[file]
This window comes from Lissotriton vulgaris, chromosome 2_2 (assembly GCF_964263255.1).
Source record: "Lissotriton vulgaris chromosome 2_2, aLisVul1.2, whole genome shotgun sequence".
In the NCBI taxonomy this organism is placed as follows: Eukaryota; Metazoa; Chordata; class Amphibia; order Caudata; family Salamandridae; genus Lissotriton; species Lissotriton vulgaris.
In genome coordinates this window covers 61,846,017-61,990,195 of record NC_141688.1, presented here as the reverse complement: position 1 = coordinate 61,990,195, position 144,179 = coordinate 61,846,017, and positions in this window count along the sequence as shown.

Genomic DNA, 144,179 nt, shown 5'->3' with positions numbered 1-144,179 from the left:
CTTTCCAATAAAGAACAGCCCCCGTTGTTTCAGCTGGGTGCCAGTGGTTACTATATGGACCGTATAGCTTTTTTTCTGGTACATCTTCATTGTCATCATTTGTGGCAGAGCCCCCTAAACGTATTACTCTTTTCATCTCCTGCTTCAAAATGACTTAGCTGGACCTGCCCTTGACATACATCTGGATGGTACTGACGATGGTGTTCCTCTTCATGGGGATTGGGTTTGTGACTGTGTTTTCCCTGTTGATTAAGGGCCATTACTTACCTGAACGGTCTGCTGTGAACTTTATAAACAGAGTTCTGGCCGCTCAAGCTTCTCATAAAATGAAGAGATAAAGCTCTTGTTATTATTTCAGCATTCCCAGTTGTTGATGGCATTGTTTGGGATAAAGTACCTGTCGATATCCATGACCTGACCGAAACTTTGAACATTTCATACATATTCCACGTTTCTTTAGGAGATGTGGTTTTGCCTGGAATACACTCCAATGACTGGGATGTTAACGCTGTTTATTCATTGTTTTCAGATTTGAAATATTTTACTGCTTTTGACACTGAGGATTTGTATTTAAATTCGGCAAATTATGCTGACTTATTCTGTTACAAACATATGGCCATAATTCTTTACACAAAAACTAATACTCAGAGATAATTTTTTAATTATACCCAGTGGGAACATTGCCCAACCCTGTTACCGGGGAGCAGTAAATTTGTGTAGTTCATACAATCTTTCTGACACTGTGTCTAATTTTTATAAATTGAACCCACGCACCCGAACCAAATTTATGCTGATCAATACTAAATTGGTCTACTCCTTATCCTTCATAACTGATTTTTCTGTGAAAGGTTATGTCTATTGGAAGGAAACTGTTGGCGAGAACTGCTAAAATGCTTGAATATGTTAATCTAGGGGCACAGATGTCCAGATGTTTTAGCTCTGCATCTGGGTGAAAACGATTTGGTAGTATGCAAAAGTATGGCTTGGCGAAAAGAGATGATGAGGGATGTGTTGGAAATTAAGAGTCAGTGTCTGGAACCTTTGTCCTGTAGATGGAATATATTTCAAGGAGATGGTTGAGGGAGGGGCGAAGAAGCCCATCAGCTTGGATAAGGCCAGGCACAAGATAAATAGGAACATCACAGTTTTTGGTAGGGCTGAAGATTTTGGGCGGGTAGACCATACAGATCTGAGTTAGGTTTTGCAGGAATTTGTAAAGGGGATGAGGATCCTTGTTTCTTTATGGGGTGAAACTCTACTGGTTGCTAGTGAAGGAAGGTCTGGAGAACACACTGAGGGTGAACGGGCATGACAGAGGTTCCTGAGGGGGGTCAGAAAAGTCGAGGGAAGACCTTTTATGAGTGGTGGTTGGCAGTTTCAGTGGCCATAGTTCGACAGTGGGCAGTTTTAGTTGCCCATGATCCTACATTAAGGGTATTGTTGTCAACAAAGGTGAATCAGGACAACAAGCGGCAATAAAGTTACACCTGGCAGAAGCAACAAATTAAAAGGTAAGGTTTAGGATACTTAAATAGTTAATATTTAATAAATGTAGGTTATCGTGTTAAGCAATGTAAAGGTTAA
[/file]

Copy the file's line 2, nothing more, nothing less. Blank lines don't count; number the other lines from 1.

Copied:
Source record: "Lissotriton vulgaris chromosome 2_2, aLisVul1.2, whole genome shotgun sequence".